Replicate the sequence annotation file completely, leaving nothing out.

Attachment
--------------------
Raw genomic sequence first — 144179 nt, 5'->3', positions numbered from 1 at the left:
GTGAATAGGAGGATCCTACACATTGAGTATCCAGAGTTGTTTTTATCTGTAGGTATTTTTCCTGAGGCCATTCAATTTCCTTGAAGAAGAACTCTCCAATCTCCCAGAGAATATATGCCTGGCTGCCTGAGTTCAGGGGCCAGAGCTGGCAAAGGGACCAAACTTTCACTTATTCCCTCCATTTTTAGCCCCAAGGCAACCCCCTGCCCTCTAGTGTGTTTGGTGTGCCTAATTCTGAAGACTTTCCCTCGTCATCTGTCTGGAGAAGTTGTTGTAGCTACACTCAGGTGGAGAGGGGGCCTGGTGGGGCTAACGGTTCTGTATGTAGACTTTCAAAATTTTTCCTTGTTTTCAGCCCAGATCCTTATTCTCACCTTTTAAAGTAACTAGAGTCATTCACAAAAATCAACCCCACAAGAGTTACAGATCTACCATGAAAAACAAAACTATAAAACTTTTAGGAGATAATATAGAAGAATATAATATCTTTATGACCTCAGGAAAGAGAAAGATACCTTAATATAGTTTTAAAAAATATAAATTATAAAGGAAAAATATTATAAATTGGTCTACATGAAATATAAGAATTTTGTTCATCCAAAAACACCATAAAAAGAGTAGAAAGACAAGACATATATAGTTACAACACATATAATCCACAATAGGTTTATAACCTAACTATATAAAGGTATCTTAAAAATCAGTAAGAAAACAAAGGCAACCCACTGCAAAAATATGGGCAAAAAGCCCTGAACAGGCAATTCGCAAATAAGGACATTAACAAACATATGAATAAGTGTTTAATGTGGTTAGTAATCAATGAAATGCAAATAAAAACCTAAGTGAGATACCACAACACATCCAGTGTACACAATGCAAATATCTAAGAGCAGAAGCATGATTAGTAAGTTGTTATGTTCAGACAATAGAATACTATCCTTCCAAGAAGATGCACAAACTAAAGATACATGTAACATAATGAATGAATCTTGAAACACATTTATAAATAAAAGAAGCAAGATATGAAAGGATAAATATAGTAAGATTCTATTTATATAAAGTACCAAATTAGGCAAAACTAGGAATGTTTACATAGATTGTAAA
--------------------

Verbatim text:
Raw genomic sequence first — 144179 nt, 5'->3', positions numbered from 1 at the left:
GTGAATAGGAGGATCCTACACATTGAGTATCCAGAGTTGTTTTTATCTGTAGGTATTTTTCCTGAGGCCATTCAATTTCCTTGAAGAAGAACTCTCCAATCTCCCAGAGAATATATGCCTGGCTGCCTGAGTTCAGGGGCCAGAGCTGGCAAAGGGACCAAACTTTCACTTATTCCCTCCATTTTTAGCCCCAAGGCAACCCCCTGCCCTCTAGTGTGTTTGGTGTGCCTAATTCTGAAGACTTTCCCTCGTCATCTGTCTGGAGAAGTTGTTGTAGCTACACTCAGGTGGAGAGGGGGCCTGGTGGGGCTAACGGTTCTGTATGTAGACTTTCAAAATTTTTCCTTGTTTTCAGCCCAGATCCTTATTCTCACCTTTTAAAGTAACTAGAGTCATTCACAAAAATCAACCCCACAAGAGTTACAGATCTACCATGAAAAACAAAACTATAAAACTTTTAGGAGATAATATAGAAGAATATAATATCTTTATGACCTCAGGAAAGAGAAAGATACCTTAATATAGTTTTAAAAAATATAAATTATAAAGGAAAAATATTATAAATTGGTCTACATGAAATATAAGAATTTTGTTCATCCAAAAACACCATAAAAAGAGTAGAAAGACAAGACATATATAGTTACAACACATATAATCCACAATAGGTTTATAACCTAACTATATAAAGGTATCTTAAAAATCAGTAAGAAAACAAAGGCAACCCACTGCAAAAATATGGGCAAAAAGCCCTGAACAGGCAATTCGCAAATAAGGACATTAACAAACATATGAATAAGTGTTTAATGTGGTTAGTAATCAATGAAATGCAAATAAAAACCTAAGTGAGATACCACAACACATCCAGTGTACACAATGCAAATATCTAAGAGCAGAAGCATGATTAGTAAGTTGTTATGTTCAGACAATAGAATACTATCCTTCCAAGAAGATGCACAAACTAAAGATACATGTAACATAATGAATGAATCTTGAAACACATTTATAAATAAAAGAAGCAAGATATGAAAGGATAAATATAGTAAGATTCTATTTATATAAAGTACCAAATTAGGCAAAACTAGGAATGTTTACATAGATTGTAAA